Employment Status of People with Mental Illness: National Survey Data from 2009 and 2010
Alison Luciano, Ph.D.; Ellen Meara, Ph.D.
Psychiatric Services 2014; doi: 10.1176/appi.ps.201300335
June 16, 2014
Objective The aim of this study was to describe employment according to mental illness severity in the United States during 2009 and 2010.
Methods The sample included all working-age participants (ages 18–64) from the 2009 and 2010 National Survey on Drug Use and Health (N=77,326). Two well-established scales of mental health distinguished participants with none, mild, moderate, and serious mental illness. Analyses compared employment rate and income by mental illness severity. Employment status was estimated with logistic regression models that controlled for demographic characteristics and substance use disorders. In secondary analyses the relationship between mental illness and employment was assessed for variation by age and education status.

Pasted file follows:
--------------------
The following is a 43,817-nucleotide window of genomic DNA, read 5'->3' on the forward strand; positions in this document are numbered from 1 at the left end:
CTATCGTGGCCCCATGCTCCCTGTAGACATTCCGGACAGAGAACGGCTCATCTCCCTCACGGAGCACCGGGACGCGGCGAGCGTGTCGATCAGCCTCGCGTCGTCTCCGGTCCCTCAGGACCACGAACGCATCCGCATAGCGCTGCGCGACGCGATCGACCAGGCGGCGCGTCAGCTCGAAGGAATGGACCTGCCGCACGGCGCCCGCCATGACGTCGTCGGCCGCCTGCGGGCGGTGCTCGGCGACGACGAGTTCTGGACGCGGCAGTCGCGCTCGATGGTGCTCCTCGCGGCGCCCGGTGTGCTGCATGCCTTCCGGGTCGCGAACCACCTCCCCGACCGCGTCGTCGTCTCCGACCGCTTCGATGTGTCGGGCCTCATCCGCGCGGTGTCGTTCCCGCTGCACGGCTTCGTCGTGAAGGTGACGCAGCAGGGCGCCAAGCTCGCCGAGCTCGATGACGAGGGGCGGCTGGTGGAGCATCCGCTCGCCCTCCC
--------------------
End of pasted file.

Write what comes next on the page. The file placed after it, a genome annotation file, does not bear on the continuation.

Results Employment rates decreased with increasing mental illness severity (no mental illness, 75.9% employment; mild, 68.8%; moderate, 62.7%; and serious, 54.5%, p<.001). Over a third of people with serious mental illness, 38.5%, had incomes <$10,000 (compared with 23.1% of people with no mental illness, p<.001). The gap in adjusted employment rates comparing persons with serious versus no mental illness was 1% among people 18–25 years old versus 21% among people 50–64 (p<.001).
Conclusions More severe mental illness was associated with lower employment rates in 2009 and 2010. People with serious mental illness are less likely than people with no, mild, or moderate mental illness to be employed after age 49.